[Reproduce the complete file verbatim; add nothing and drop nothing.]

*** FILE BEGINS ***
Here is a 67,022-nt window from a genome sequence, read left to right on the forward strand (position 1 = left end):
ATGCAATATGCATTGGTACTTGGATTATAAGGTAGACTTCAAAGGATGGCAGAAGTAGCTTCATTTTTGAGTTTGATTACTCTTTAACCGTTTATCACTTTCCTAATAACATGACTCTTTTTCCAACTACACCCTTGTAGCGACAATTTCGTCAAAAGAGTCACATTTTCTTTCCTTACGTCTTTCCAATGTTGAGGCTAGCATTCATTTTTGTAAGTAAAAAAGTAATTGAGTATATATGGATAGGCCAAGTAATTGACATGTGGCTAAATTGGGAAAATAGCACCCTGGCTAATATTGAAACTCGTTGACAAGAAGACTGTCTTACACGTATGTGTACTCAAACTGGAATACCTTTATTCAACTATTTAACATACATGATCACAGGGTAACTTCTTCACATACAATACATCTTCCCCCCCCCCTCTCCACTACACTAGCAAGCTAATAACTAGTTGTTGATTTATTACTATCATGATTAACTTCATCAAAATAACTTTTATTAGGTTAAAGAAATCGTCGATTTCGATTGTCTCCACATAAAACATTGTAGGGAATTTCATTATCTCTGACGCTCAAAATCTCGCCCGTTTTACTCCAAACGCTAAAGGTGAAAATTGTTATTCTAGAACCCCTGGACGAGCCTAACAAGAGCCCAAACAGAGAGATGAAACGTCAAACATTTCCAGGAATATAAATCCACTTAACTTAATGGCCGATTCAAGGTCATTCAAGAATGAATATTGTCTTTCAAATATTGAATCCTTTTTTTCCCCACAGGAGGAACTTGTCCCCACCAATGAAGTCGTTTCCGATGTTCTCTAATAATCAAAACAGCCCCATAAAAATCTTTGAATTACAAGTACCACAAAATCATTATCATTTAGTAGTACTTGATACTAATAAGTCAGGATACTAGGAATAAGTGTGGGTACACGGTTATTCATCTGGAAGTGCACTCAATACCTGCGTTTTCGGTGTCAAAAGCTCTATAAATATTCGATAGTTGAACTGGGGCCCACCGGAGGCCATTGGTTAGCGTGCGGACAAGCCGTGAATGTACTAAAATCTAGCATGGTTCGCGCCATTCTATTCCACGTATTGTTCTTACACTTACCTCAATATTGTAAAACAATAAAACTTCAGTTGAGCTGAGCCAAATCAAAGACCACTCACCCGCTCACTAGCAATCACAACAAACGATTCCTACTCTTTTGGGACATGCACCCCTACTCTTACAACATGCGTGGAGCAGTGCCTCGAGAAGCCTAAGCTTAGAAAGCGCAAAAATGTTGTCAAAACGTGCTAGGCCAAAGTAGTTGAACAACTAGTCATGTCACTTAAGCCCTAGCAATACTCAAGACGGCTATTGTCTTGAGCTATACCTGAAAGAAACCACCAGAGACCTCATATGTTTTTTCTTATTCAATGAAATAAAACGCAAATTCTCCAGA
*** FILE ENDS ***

Here is a 67,022-nt window from a genome sequence, read left to right on the forward strand (position 1 = left end):
ATGCAATATGCATTGGTACTTGGATTATAAGGTAGACTTCAAAGGATGGCAGAAGTAGCTTCATTTTTGAGTTTGATTACTCTTTAACCGTTTATCACTTTCCTAATAACATGACTCTTTTTCCAACTACACCCTTGTAGCGACAATTTCGTCAAAAGAGTCACATTTTCTTTCCTTACGTCTTTCCAATGTTGAGGCTAGCATTCATTTTTGTAAGTAAAAAAGTAATTGAGTATATATGGATAGGCCAAGTAATTGACATGTGGCTAAATTGGGAAAATAGCACCCTGGCTAATATTGAAACTCGTTGACAAGAAGACTGTCTTACACGTATGTGTACTCAAACTGGAATACCTTTATTCAACTATTTAACATACATGATCACAGGGTAACTTCTTCACATACAATACATCTTCCCCCCCCCCTCTCCACTACACTAGCAAGCTAATAACTAGTTGTTGATTTATTACTATCATGATTAACTTCATCAAAATAACTTTTATTAGGTTAAAGAAATCGTCGATTTCGATTGTCTCCACATAAAACATTGTAGGGAATTTCATTATCTCTGACGCTCAAAATCTCGCCCGTTTTACTCCAAACGCTAAAGGTGAAAATTGTTATTCTAGAACCCCTGGACGAGCCTAACAAGAGCCCAAACAGAGAGATGAAACGTCAAACATTTCCAGGAATATAAATCCACTTAACTTAATGGCCGATTCAAGGTCATTCAAGAATGAATATTGTCTTTCAAATATTGAATCCTTTTTTTCCCCACAGGAGGAACTTGTCCCCACCAATGAAGTCGTTTCCGATGTTCTCTAATAATCAAAACAGCCCCATAAAAATCTTTGAATTACAAGTACCACAAAATCATTATCATTTAGTAGTACTTGATACTAATAAGTCAGGATACTAGGAATAAGTGTGGGTACACGGTTATTCATCTGGAAGTGCACTCAATACCTGCGTTTTCGGTGTCAAAAGCTCTATAAATATTCGATAGTTGAACTGGGGCCCACCGGAGGCCATTGGTTAGCGTGCGGACAAGCCGTGAATGTACTAAAATCTAGCATGGTTCGCGCCATTCTATTCCACGTATTGTTCTTACACTTACCTCAATATTGTAAAACAATAAAACTTCAGTTGAGCTGAGCCAAATCAAAGACCACTCACCCGCTCACTAGCAATCACAACAAACGATTCCTACTCTTTTGGGACATGCACCCCTACTCTTACAACATGCGTGGAGCAGTGCCTCGAGAAGCCTAAGCTTAGAAAGCGCAAAAATGTTGTCAAAACGTGCTAGGCCAAAGTAGTTGAACAACTAGTCATGTCACTTAAGCCCTAGCAATACTCAAGACGGCTATTGTCTTGAGCTATACCTGAAAGAAACCACCAGAGACCTCATATGTTTTTTCTTATTCAATGAAATAAAACGCAAATTCTCCAGA